Union Fights for ‘Economic Justice’
Contract Mediation Gets Underway
06/12/2015 - Representatives of the APWU and USPS met with officials of the Federal Mediation and Conciliation Service (FMCS) on June 9 to begin mediation on a new collective bargaining agreement.
APWU President Mark Dimondstein, Industrial Relations Director Tony D. McKinnon and staff met with FMCS Acting Director Allison Beck, Deputy Director Scot L. Beckenbaugh, and the USPS vice president of Labor Relations, where they discussed the progress of negotiations and outlined several of the topics that separate the parties.
Contract negotiations ended without an agreement on May 27, following a one-week extension of talks. In accordance with the Postal Accountability and Enhancement Act (PAEA), if bargaining reaches a stalemate, the union and management must participate in mediation unless they agree to an alternate method. Mediation is expected to last at least 60 days.
During negotiations, the USPS destroyed the possibility of reaching a deal by insisting on severe cuts in pay and benefits, Dimondstein said, despite the fact that progress had been made on non-economic issues.
The Postal Service’s economic proposals include:
- Eliminate cost-of-living adjustments as they currently exist;
- Increase employees’ costs for healthcare coverage;
- Create a new, permanent lower pay scale for future career employees and reduce benefits;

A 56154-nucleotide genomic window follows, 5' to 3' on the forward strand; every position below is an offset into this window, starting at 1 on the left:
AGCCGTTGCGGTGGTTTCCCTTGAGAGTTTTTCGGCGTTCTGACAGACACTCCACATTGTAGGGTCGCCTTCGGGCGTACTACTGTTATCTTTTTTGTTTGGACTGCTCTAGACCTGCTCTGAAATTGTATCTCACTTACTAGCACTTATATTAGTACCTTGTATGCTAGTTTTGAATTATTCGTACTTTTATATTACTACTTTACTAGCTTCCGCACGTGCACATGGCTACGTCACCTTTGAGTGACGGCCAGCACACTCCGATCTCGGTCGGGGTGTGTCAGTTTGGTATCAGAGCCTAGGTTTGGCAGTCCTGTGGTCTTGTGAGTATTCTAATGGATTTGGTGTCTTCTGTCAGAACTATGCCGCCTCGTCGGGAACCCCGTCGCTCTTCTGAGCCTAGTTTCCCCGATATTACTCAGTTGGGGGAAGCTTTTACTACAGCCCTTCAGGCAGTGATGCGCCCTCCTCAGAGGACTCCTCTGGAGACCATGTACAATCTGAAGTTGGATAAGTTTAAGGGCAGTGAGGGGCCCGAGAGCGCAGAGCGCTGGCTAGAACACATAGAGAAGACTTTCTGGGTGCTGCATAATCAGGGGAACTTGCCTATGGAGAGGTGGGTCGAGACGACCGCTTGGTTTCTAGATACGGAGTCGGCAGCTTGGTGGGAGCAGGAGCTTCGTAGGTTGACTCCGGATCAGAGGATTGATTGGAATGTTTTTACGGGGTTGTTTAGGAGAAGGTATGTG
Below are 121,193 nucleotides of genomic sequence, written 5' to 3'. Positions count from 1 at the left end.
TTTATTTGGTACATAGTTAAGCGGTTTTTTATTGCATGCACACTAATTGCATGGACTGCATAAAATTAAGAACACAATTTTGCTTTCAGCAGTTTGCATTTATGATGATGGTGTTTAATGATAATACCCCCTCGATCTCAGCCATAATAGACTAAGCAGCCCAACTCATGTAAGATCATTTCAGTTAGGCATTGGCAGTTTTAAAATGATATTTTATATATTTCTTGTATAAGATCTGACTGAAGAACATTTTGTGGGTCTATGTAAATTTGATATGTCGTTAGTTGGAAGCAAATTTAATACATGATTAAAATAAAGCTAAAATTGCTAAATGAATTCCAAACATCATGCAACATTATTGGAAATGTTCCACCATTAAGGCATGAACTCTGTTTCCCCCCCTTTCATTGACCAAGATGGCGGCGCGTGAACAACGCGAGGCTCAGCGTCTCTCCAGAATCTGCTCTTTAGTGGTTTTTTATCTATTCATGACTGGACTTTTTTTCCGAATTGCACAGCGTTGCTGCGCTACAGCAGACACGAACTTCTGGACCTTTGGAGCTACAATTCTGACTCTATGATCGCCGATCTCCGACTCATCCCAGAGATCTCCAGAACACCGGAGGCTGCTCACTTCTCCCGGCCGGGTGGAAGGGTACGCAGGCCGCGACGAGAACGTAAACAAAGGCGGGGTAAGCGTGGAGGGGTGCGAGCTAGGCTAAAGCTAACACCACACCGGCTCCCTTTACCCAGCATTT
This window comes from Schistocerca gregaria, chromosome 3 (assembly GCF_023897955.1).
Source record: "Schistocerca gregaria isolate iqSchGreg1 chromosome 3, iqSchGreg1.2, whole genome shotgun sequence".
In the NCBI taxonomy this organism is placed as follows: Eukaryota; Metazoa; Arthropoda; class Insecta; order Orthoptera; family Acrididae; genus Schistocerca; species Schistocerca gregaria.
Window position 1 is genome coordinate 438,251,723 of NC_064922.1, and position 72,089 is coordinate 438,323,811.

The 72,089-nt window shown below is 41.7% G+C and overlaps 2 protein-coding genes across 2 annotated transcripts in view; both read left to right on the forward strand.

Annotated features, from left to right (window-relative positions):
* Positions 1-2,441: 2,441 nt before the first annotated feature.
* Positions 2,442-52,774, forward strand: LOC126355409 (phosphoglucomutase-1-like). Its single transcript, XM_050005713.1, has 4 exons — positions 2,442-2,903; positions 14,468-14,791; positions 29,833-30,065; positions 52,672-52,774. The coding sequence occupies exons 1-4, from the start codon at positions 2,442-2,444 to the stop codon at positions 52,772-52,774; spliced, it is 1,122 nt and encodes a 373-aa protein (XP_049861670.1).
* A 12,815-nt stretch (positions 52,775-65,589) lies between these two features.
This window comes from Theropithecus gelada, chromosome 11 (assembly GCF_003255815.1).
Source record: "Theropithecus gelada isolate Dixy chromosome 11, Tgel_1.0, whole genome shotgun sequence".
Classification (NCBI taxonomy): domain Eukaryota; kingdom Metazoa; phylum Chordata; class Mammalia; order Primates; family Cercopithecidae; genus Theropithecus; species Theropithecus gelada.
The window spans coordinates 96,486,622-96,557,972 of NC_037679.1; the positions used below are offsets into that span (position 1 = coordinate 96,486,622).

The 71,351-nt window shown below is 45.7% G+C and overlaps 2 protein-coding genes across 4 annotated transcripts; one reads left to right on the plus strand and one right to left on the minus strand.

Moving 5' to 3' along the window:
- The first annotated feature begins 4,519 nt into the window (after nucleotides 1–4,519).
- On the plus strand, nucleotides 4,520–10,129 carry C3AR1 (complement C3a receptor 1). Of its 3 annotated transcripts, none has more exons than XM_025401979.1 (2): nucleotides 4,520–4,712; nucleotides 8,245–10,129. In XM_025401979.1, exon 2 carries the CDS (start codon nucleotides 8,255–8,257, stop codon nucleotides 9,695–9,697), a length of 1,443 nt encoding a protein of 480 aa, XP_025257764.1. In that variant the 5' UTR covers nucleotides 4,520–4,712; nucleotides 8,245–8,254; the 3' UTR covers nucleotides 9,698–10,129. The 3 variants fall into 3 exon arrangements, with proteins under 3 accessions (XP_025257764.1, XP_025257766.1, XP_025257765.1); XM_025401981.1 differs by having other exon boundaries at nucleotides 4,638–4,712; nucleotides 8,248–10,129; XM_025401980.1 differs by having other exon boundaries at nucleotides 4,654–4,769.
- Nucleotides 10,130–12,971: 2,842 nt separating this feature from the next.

- Increase the percentage of non-career employees,
- Weaken protection against layoffs.
A Just Future
The APWU is fighting for a just future – for a strong Postal Service for generations to come and ‘economic justice’ for the workers and retirees of today and tomorrow,” Dimondstein said.
“Across the country, today’s young workers are being consigned to second- and third-class jobs,” he said. “The Postal Service’s contract proposals would perpetuate the downward spiral, with lower wages and fewer benefits for future career employees, including today’s PSEs.
“And under management’s plan, career workers would lose cost-of-living raises and be forced to worry about layoffs, plant closings and higher healthcare costs,” he added.
“The people of the country would be left to wonder whether there will be a public postal system or whether they will, once again, be ripped off by private companies that have no concern or accountability for the public good.
“Our contract battle is a fight for the entire nation,” Dimondstein said. “That’s what a union is all about!”
The APWU’s proposals include:
- Fair and reasonable wage increases;
- Limits on subcontracting;
- More career jobs;
- Improvements for Postal Support Employees (PSEs);
- Limits on excessing, and
- Better service for our customers.
The protections of the 2010 Collective Bargaining Agreement remain in full force and effect until a new contract is reached, Dimondstein said.
The union is calling on APWU members to wear union gear every Thursday to show solidarity. The union is also asking members to continue gathering signatures on the “I Stand with Postal Workers” postcards.
The postcard can be signed online by clicking here. The APWU will print and mail postcards that are completed online.
“Our struggle continues,” he said. “Stay strong, stay united, and keep Standing Up and Fighting Back!”